Anyway, I started with a dessert crepe of Nutella and poached pear. I loved the concept—silky hazelnut chocolate spread rolled up with Barlett pears poached in apple juice, cinnamon, and a drop of vanilla. Doesn’t that sound heavenly? To make it more interesting, I added pear liqueur to the Nutella to enhance the pear flavor.
It never occurred to me that Nutella could seize. Because of the added ingredients in Nutella, I thought it would be stable enough to handle the liqueur. But no. It seized up on me and shrunk tight like World War II-era school paste. I had to put the bowl of Nutella on top of a pot of simmering water and stir, but it was so stiff that it stubbornly refused to melt. So I had to add some half-and-half and keep stirring. Finally, it smoothed out again. Obviously, this was a problem I would have to work out if I was going to use this recipe.
After spreading some Nutella over a crepe, I laid some poached pears, which I had sliced, over it and rolled it up. I piped some of the Nutella concoction over the top and sprinkled it with toasted almond slices.
As scrumptious as it was—what chocolate dish isn’t?—the pear was so delicate in flavor that the Nutella completely overwhelmed it, even with the liqueur. My tasters all agreed. I was disappointed because I really wanted this combination to work. But, alas, we have to accept it when our brilliant, amazing, fool-proof ideas don’t work.
Next, I tried my Peruvian concept. This worked out better, and having made my filling ahead of time, it was quick and easy to put together. Even the filling itself was quick and easy, and it can be refrigerated for several days. It was delicious on its own and I’m having it for lunch this week. I’ll hold off on the other dessert crepe for next time. For now, here’s my recipe for savory Peruvian Quinoa Crepes. I haven’t perfected my crepe recipe yet, so I don’t want to jump the gun and print that. For now, use any crepe recipe.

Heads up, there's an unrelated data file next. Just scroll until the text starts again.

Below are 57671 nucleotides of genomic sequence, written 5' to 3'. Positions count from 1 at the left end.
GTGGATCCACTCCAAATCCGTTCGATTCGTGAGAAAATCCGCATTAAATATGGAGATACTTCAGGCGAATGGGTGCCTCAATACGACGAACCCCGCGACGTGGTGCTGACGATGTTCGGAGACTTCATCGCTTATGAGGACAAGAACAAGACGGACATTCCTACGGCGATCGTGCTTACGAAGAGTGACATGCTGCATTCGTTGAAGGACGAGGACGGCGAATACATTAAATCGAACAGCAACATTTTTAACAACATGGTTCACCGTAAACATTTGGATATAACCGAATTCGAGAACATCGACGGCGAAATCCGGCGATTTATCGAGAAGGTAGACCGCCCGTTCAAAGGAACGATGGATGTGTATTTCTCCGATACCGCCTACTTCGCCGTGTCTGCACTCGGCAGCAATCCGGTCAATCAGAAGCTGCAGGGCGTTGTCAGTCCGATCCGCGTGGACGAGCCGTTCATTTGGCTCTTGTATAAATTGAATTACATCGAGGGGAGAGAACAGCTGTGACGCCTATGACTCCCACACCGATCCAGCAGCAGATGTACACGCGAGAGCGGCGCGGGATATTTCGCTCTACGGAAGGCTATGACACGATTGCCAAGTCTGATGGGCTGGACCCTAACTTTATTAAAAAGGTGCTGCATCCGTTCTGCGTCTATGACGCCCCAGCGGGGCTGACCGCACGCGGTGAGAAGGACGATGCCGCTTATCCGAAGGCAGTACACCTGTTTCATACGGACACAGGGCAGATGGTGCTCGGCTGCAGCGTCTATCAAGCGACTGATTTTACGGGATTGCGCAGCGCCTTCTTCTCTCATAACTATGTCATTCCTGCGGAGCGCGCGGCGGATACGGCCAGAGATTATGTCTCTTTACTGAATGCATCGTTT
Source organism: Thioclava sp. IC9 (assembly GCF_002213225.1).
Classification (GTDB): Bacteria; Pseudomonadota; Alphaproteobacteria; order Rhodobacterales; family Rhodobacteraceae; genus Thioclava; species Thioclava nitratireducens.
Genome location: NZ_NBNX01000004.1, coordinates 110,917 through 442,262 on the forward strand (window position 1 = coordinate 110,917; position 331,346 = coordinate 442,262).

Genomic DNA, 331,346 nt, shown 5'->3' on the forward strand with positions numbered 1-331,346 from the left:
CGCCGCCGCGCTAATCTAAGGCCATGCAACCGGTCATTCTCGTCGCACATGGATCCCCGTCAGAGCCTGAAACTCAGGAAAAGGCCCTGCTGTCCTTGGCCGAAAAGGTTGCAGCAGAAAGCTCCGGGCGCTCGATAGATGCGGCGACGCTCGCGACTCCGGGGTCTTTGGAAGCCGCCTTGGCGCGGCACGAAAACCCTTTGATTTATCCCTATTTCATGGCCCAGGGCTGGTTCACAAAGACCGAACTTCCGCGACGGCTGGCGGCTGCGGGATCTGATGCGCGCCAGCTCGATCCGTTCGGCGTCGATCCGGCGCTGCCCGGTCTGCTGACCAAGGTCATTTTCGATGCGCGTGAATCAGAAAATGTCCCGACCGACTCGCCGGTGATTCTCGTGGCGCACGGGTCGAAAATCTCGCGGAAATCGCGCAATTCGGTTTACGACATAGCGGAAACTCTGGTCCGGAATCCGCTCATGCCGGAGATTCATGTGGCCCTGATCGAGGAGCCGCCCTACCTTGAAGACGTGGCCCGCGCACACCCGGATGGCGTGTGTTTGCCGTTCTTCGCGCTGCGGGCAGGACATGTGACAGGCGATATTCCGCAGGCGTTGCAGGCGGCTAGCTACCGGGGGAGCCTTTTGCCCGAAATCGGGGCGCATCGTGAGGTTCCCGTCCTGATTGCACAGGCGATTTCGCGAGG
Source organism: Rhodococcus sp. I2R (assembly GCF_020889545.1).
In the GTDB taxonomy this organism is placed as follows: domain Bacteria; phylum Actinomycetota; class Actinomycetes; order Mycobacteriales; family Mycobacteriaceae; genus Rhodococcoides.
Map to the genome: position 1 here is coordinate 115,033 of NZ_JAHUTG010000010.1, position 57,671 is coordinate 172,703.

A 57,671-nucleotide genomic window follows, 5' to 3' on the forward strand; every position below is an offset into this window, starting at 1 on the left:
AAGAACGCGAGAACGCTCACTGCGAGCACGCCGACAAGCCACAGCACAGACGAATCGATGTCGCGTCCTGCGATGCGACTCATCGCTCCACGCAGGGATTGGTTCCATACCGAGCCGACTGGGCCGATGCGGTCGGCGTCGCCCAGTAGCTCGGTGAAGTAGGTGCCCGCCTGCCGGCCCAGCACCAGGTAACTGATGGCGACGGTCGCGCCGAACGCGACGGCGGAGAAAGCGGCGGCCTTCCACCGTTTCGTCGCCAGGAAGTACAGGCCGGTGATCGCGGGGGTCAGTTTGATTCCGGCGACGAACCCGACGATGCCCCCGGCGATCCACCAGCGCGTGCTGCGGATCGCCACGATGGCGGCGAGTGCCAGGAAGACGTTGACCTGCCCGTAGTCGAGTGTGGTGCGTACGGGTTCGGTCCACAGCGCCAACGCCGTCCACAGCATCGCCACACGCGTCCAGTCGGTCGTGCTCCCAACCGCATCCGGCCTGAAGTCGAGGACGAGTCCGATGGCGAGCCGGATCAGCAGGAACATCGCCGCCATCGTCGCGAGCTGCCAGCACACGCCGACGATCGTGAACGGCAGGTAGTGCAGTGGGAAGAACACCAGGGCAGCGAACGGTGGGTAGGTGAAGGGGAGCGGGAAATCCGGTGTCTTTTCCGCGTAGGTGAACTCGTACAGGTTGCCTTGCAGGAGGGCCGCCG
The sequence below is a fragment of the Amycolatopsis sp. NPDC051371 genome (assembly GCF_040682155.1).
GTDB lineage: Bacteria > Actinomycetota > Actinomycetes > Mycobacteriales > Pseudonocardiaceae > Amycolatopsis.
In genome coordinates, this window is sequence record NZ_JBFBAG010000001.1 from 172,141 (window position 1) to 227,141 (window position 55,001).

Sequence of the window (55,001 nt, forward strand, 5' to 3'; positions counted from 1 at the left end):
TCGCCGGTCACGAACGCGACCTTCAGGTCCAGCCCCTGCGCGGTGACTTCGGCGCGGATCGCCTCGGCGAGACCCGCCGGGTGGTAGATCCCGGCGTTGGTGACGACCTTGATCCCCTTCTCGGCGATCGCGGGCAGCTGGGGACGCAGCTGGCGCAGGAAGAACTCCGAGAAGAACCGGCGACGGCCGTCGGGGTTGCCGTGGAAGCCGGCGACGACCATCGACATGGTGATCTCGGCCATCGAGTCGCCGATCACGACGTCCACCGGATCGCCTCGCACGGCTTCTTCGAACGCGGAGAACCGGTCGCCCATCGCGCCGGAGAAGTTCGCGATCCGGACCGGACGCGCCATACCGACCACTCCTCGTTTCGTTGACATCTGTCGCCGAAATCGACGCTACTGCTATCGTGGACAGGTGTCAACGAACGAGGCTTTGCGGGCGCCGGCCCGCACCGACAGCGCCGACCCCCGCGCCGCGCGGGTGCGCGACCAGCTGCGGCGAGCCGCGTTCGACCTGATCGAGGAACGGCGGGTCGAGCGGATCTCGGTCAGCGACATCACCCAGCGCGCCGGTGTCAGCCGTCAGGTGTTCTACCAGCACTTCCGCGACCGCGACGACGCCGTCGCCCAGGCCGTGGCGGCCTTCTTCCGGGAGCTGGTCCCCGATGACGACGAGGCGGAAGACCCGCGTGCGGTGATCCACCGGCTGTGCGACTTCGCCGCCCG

Peruvian Quinoa Crepes
1 quinoa, rinsed
2 cups vegetable broth or water
1 tablespoon olive oil
1 cup diced onion
1 cup diced red pepper
1 small chile, minced
1 cup diced potato (purple, if you can find them, or Yukon gold)
1 1/2 cup diced calabaza or butternut squash
3/4 cup diced tomato
1 teaspoon garlic powder
1 1/2 teaspoon kosher salt
1/4 cup finely chopped almonds, toasted*
1/4 cup minced cilantro
6 (10-inch) crepes (recipe to come)
1 avocado, diced
Cilantro sprigs for garnish
1. After you rinse the quinoa, drain well. Heat a medium saucepan; add the quinoa and toast over medium heat until quinoa is dry and starts to brown. Pour in the vegetable broth or water; bring to a boil. Lower the heat and simmer, covered, until liquid is absorbed, about 10 minutes. Fluff the quinoa and set aside.
2. Heat the oil in a wide skillet. Add onion, red pepper, and chile and saute until vegetables have softened. Add the potato, squash, tomato, garlic powder, and salt. Mix well and continue cooking until all vegetables are tender, about 20 minutes. Stir frequently. Mix in the almonds and cilantro and cook another 2 minutes. Remove from the heat.
3. Lay a crepe flat. Place 1 cup filling on one side of the crepe and roll it up. Place on a plate, sprinkle some paprika over it, and garnish with a few pieces of avocado and a cilantro sprig. Repeat with remaining crepes and filling.
* Spread the almonds out in a small frying pan and toast, shaking often, over medium heat until lightly browned. Or spread them out on a baking sheet and place them in a 350 degree oven for a few minutes; check frequently.
In an effort to get involved in more food-related projects, I’ve been joining culinary organizations, attending industry conferences and events, networking with others in the culinary industry, and doing fun stuff like entering contests. If you’ve been visiting this blog, or if you are my friend on Facebook or following me on Twitter, you know that I recently entered a couple of contests at Food52. I haven’t won anything yet, but my Dark Choco-Mint Pudding made the short list (so close, yet so far).
Through the Association of Food Bloggers, I received the opportunity to enter another contest: Pete & Gerry’s Heirloom Eggs is sponsoring a crepe contest. They’ve supplied some eggs and a cast-iron griddle to make the crepes, and I’m ready to roll.
I have a few recipe ideas and I’m going test them all out before I decide which one I want to use (unfortunately, each participant is allowed to enter only one recipe). I only have one month, so I have to really spend some solid time on this.
I’m going to blog about my progress and when I finalize my entry, I will post it here, along with photos and maybe (if I do it right!), a little video. So, stay tuned.